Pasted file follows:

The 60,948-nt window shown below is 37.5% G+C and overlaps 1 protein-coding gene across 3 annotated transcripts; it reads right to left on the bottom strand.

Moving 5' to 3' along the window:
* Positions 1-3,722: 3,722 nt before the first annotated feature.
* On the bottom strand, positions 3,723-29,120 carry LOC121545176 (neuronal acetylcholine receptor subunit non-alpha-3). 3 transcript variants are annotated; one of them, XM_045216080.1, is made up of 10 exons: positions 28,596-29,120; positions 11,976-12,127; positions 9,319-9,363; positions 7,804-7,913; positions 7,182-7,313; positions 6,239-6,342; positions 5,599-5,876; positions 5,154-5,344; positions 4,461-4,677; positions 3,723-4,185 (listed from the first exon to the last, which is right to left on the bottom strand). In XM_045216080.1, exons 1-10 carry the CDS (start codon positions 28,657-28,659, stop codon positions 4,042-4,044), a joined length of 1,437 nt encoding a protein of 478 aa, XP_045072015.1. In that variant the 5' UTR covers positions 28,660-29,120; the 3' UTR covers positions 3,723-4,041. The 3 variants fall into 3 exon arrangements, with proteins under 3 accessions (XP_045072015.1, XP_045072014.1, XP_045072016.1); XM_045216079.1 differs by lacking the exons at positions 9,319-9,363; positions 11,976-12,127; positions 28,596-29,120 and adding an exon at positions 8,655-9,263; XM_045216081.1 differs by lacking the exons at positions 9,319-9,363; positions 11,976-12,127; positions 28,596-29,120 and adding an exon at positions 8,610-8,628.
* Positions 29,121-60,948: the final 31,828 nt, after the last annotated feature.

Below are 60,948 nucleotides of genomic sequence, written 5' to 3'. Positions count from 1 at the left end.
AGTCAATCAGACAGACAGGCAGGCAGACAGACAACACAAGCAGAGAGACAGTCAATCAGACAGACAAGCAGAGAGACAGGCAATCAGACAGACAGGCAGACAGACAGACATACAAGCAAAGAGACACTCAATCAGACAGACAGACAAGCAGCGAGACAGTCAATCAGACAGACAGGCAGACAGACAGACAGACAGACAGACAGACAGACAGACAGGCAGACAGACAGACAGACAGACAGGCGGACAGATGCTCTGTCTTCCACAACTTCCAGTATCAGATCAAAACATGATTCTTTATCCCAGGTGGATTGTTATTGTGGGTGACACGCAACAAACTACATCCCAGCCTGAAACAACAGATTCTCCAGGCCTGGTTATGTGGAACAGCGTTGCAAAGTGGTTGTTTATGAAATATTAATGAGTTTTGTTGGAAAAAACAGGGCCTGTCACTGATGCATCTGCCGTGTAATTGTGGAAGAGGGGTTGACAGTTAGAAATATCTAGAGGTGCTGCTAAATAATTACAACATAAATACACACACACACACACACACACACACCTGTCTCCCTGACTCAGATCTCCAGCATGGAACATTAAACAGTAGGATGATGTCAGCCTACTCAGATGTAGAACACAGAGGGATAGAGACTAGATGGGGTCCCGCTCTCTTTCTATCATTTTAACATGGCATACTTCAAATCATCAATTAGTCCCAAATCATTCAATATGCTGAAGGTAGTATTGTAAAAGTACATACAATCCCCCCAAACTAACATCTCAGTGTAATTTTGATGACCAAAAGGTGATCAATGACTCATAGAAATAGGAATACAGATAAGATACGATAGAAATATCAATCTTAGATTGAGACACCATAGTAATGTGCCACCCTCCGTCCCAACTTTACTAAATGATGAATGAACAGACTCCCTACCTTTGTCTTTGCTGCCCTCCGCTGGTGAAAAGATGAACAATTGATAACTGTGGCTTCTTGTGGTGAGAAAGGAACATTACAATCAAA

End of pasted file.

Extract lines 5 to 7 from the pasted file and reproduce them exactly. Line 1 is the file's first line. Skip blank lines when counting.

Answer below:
* Positions 29,121-60,948: the final 31,828 nt, after the last annotated feature.

Below are 60,948 nucleotides of genomic sequence, written 5' to 3'. Positions count from 1 at the left end.
AGTCAATCAGACAGACAGGCAGGCAGACAGACAACACAAGCAGAGAGACAGTCAATCAGACAGACAAGCAGAGAGACAGGCAATCAGACAGACAGGCAGACAGACAGACATACAAGCAAAGAGACACTCAATCAGACAGACAGACAAGCAGCGAGACAGTCAATCAGACAGACAGGCAGACAGACAGACAGACAGACAGACAGACAGACAGACAGGCAGACAGACAGACAGACAGACAGGCGGACAGATGCTCTGTCTTCCACAACTTCCAGTATCAGATCAAAACATGATTCTTTATCCCAGGTGGATTGTTATTGTGGGTGACACGCAACAAACTACATCCCAGCCTGAAACAACAGATTCTCCAGGCCTGGTTATGTGGAACAGCGTTGCAAAGTGGTTGTTTATGAAATATTAATGAGTTTTGTTGGAAAAAACAGGGCCTGTCACTGATGCATCTGCCGTGTAATTGTGGAAGAGGGGTTGACAGTTAGAAATATCTAGAGGTGCTGCTAAATAATTACAACATAAATACACACACACACACACACACACACACCTGTCTCCCTGACTCAGATCTCCAGCATGGAACATTAAACAGTAGGATGATGTCAGCCTACTCAGATGTAGAACACAGAGGGATAGAGACTAGATGGGGTCCCGCTCTCTTTCTATCATTTTAACATGGCATACTTCAAATCATCAATTAGTCCCAAATCATTCAATATGCTGAAGGTAGTATTGTAAAAGTACATACAATCCCCCCAAACTAACATCTCAGTGTAATTTTGATGACCAAAAGGTGATCAATGACTCATAGAAATAGGAATACAGATAAGATACGATAGAAATATCAATCTTAGATTGAGACACCATAGTAATGTGCCACCCTCCGTCCCAACTTTACTAAATGATGAATGAACAGACTCCCTACCTTTGTCTTTGCTGCCCTCCGCTGGTGAAAAGATGAACAATTGATAACTGTGGCTTCTTGTGGTGAGAAAGGAACATTACAATCAAA